My rating: 5 of 5 stars

This is one of the best written non-fiction books I've read. This is the author's first book, so I look forward to reading what he writes in the future. According to his bio at Boston University his next two book projects look equally as interesting.

This book is about the religious rhetoric used during the early years of the AIDS crisis and how that rhetoric shaped public policy. This is a fascinating study exploring how left, right, and center developed moral language to grapple with the crisis. The study refutes any reductionistic notions of religious conservatives versus secular leftists.

The final two chapters discuss Cardinal O'Connor and ACT UP's confrontation of him. Reading those chapters made me very angry at the Cardinal.

In the final section the author explores how AIDS and gay activists developed their own religious and moral language, but he left me wanting more. I hope that comes in subsequent books.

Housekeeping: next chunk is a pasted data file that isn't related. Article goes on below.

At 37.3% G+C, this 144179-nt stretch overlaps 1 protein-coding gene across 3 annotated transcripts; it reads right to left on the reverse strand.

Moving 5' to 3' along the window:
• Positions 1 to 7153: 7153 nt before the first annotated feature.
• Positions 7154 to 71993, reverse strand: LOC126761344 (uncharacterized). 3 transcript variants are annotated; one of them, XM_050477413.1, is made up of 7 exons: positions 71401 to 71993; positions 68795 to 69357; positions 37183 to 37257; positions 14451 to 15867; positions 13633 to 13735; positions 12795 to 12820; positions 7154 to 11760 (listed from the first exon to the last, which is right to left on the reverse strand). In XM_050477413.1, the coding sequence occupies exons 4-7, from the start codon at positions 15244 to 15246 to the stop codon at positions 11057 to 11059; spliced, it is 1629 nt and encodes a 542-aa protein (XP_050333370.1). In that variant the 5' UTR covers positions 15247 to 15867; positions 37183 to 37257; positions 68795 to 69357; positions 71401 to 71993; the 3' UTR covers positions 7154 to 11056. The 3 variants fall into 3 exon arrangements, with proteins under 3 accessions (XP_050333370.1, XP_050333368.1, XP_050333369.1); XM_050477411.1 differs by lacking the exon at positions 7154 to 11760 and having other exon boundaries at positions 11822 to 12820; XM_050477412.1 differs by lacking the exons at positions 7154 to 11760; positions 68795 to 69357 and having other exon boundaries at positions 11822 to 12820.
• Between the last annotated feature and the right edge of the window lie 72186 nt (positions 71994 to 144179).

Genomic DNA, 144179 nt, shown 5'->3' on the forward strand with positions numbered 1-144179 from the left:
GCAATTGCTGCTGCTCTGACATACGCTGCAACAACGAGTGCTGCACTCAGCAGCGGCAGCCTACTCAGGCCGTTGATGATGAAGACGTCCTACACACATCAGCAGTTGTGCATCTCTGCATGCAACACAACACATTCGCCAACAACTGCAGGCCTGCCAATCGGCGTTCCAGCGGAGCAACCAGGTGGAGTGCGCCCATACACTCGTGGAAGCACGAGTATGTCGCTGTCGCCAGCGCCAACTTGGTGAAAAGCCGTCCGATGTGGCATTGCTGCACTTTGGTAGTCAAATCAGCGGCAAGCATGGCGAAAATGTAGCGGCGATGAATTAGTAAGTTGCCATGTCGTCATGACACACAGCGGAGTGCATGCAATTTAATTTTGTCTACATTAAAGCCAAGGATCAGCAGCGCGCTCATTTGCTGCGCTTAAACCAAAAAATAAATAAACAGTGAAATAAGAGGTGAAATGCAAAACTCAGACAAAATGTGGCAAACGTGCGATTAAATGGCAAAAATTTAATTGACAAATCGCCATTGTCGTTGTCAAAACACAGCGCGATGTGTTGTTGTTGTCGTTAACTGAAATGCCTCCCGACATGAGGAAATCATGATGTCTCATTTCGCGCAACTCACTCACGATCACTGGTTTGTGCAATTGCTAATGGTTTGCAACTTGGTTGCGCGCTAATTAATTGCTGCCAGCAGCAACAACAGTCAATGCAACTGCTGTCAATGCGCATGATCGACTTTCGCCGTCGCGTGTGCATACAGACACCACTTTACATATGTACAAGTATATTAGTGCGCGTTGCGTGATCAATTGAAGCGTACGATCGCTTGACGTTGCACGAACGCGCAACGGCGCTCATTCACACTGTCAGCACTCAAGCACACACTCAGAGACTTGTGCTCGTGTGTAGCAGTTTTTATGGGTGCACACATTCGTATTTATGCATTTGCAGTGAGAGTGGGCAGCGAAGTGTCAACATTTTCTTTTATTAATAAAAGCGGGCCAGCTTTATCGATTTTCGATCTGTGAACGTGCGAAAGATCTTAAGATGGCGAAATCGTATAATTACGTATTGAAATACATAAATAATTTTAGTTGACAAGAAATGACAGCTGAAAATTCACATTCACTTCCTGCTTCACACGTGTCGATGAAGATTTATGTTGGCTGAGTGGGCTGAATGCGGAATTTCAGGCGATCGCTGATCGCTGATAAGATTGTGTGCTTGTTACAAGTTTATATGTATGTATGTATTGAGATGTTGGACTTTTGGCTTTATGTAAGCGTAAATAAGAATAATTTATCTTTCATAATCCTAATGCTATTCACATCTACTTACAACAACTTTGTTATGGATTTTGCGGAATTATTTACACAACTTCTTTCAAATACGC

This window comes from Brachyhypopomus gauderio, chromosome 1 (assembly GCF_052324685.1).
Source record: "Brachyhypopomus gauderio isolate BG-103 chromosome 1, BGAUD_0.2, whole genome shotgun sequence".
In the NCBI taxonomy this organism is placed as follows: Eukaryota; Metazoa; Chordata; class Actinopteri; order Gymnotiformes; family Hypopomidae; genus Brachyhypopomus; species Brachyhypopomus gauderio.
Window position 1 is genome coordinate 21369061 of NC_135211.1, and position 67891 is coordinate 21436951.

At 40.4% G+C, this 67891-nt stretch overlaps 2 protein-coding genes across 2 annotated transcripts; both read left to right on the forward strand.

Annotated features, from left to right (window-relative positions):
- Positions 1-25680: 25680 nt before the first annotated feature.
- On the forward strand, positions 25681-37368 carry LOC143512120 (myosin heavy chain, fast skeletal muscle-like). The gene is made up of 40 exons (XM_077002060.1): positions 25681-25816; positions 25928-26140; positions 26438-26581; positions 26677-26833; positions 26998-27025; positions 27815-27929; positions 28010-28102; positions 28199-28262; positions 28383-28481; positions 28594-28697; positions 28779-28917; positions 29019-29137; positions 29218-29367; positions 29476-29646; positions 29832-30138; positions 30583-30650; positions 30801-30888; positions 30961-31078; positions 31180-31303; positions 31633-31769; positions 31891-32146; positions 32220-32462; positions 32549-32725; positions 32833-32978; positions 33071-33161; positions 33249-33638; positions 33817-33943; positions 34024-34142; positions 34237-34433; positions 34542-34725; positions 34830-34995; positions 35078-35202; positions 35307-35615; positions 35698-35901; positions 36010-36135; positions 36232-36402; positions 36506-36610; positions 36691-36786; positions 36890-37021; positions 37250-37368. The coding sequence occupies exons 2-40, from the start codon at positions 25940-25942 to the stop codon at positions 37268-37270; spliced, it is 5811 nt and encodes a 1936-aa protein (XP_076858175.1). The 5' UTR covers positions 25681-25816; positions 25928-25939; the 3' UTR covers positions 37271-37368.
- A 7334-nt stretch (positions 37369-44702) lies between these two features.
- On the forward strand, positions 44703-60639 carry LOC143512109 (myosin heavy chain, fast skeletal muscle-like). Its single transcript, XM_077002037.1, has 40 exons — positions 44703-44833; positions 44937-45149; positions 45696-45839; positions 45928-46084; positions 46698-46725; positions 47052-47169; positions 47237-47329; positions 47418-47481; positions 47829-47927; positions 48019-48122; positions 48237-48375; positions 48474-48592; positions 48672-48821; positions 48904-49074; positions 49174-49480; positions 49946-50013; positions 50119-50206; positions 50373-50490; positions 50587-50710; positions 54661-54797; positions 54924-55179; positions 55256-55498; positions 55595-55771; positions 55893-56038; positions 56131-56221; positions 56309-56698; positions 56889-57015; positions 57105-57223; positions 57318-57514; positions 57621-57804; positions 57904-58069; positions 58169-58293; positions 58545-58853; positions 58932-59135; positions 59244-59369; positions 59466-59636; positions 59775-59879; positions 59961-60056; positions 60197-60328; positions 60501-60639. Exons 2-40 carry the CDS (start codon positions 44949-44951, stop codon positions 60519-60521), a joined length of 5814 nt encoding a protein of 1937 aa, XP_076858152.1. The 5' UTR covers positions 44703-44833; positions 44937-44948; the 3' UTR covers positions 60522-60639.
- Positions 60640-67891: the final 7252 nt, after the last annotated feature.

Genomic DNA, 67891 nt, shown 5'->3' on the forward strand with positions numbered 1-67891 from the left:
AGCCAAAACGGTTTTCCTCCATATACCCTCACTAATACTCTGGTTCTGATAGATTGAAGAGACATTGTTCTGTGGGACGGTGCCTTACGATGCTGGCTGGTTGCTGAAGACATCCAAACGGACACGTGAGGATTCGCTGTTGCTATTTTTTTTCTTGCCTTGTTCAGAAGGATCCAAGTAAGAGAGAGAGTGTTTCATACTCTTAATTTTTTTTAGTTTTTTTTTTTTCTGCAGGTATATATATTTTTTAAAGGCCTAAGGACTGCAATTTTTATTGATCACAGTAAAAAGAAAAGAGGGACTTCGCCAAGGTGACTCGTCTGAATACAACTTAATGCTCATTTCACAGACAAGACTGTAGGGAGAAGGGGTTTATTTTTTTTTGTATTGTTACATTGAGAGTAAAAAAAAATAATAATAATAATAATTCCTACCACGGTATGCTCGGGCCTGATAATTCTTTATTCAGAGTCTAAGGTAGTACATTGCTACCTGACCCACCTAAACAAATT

Also, while he does treat of progressive Christian responses, they don't get as much discussion as conservative responses. This is probably because conservative responses dominated much of the public health debates at the time.

Petro is a keen intellect and engaging writer.

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The Exchanges

Yes, many of the ACA exchanges are failing, but multiple studies show that this result is not because of some inherent flaw in the law, but because of policy decisions of the states that didn't fully implement the law. This article in The Atlantic, for instance, details some of the study results.  If a state expanded Medicaid, didn't allow grandfathered policies, set up its own exchange, and did all the marketing and recruitment work to enroll people, then their exchanges are operating with lower risk.


Darkness Is My Only Companion

Darkness Is My Only Companion: A Christian Response to Mental IllnessDarkness Is My Only Companion: A Christian Response to Mental Illness by Kathryn Greene-McCreight
My rating: 4 of 5 stars